Language Delay and Teaching a Second Language

Language Delay and Teaching a Second Language

Parents frequently ask me about teaching a second language if their child has a speech or language delay. I see their point and understand why this makes sense.

I often hear questions like:

  • My son has very little words, won’t I confuse him by speaking two languages?
  • My daughter is learning more than one word for one object, will that be a problem later?
  • We use Spanglish at home, is that bad for learning?

The short answer to all of these questions is, you should expose your children to their home languages. Teach them their second language just like you would in the primary language. They will learn. In a society with increasing diversity and multilingualism, learning more than one language is beneficial for everyone even if a language delay is present. One language is not better than the other. Limiting the use of a home language has the potential to reduce meaningful interactions with family members. Furthermore, this can lead to less natural social interactions between caregivers and the child.

What does the research say about bilingualism and language delay?

A study conducted by Bird, Cleave, Trudeau, Thordardottir, Sutton & Thorpe (2005) concluded that exposing children with Down Syndrome to a second language did not have adverse effects on language skills. More research needs to be completed in the area of speech-language delay and bilingualism. However, as of now, it has been found that a language delay is no reason to restrict the use of a second language or teach only one language.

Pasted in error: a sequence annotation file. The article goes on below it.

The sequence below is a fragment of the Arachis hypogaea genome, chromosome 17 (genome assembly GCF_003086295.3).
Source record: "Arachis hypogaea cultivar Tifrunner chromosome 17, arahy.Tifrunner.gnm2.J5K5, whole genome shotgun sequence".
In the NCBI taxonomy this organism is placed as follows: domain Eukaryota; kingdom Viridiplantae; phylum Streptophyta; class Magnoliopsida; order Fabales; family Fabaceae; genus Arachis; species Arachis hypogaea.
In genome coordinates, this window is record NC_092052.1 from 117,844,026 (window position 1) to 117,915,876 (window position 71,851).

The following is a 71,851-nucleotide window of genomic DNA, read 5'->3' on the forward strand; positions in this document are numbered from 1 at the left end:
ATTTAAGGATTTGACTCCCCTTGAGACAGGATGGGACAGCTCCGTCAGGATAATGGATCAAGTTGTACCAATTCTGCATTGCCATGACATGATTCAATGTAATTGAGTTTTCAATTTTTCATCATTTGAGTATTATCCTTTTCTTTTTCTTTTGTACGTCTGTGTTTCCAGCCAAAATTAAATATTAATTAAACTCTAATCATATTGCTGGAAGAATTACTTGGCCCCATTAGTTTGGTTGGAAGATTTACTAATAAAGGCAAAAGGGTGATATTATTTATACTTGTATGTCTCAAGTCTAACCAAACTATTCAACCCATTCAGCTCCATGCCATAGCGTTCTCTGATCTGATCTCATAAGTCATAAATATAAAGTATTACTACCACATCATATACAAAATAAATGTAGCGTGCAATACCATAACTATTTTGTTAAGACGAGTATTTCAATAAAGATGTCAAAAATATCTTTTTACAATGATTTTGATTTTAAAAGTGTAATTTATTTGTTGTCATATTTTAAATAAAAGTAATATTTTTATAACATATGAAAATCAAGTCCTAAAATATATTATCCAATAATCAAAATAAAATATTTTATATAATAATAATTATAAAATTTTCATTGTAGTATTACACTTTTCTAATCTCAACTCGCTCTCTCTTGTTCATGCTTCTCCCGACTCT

Bird et al. (2005) cautioned that the sample size of their study was small but overall, reported that bilingual children with Down Syndrome were found to acquire second language vocabulary on par with developmentally matched bilingual children without Down Syndrome. It is important to note that the level of bilingualism will vary across children and factors to consider include the level of exposure to a second language, access to speech-language therapy, parent’s language proficiency, intensity of speech-language therapy, IQ level of the child and having multiple medical conditions.

Let’s talk about Spanglish:

Language mixing (i.e., Spanglish) is ok because sometimes that is the way a second language is spoken in the home. However, I recommend (if possible) that parents consider speaking full sentences in one language to provide better verbal grammar. For example, you could say “Do you want water?” in English and then say “toma agua” (drink water) in Spanish. In this example, I’ve attempted to demonstrate that you can use both languages in a conversation but try to keep each phrase or sentence to one language. I recommend avoiding mixing two languages in one phrase or sentence. For example, “Do you want agua?” uses English and Spanish in one sentence. In my experience, I have found success in dividing language use by activity. For example, while participating in a game with cars and legos I will speak one language. Later in the day, I will use the other language while participating in a puzzle activity.

In summary:

Having a language delay does not mean that children will be better off learning only one language. Being bilingual is good for the brain so if your family is bilingual, go ahead and be yourself, keep your home a bilingual environment even if your child has a language delay. Always remember, the best thing you can do for your child is to provide a good language model no matter the language. 

For more information about bilingual children, check out my article, “3 False Myths about Bilingual Children.”


Bird, E. K., Cleave, P., Trudeau, N., Thordardottir, E., Sutton, A., & Thorpe, A. (2005). The Language Abilities of Bilingual Children With Down Syndrome. Am J Speech Lang Pathol, 14(3), 187-199. doi: 10.1044/1058-0360(2005/019).

Photo credit: PeterThoeny on VisualHunt / CC BY-NC-SA

Let me know if you have any questions in the comments below.